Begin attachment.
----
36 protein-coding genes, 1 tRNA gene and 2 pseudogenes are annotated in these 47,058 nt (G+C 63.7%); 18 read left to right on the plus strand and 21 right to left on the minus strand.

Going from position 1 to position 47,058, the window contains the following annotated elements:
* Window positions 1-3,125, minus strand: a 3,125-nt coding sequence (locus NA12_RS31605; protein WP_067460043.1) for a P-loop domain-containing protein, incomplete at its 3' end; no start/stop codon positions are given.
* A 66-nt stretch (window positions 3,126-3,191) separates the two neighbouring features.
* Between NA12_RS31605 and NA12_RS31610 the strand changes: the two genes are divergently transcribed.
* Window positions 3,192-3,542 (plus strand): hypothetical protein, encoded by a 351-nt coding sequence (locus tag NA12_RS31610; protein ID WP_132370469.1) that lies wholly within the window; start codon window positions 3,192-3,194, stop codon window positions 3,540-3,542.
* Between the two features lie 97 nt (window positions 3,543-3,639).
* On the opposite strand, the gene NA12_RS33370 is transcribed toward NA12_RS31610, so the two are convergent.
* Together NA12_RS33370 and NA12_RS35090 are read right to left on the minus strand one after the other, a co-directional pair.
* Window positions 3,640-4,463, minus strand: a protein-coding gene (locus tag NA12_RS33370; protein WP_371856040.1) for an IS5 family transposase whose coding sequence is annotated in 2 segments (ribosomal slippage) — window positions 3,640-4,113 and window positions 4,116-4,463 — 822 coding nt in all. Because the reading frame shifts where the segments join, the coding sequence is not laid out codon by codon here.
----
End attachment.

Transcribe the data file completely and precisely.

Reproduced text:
36 protein-coding genes, 1 tRNA gene and 2 pseudogenes are annotated in these 47,058 nt (G+C 63.7%); 18 read left to right on the plus strand and 21 right to left on the minus strand.

Going from position 1 to position 47,058, the window contains the following annotated elements:
* Window positions 1-3,125, minus strand: a 3,125-nt coding sequence (locus NA12_RS31605; protein WP_067460043.1) for a P-loop domain-containing protein, incomplete at its 3' end; no start/stop codon positions are given.
* A 66-nt stretch (window positions 3,126-3,191) separates the two neighbouring features.
* Between NA12_RS31605 and NA12_RS31610 the strand changes: the two genes are divergently transcribed.
* Window positions 3,192-3,542 (plus strand): hypothetical protein, encoded by a 351-nt coding sequence (locus tag NA12_RS31610; protein ID WP_132370469.1) that lies wholly within the window; start codon window positions 3,192-3,194, stop codon window positions 3,540-3,542.
* Between the two features lie 97 nt (window positions 3,543-3,639).
* On the opposite strand, the gene NA12_RS33370 is transcribed toward NA12_RS31610, so the two are convergent.
* Together NA12_RS33370 and NA12_RS35090 are read right to left on the minus strand one after the other, a co-directional pair.
* Window positions 3,640-4,463, minus strand: a protein-coding gene (locus tag NA12_RS33370; protein WP_371856040.1) for an IS5 family transposase whose coding sequence is annotated in 2 segments (ribosomal slippage) — window positions 3,640-4,113 and window positions 4,116-4,463 — 822 coding nt in all. Because the reading frame shifts where the segments join, the coding sequence is not laid out codon by codon here.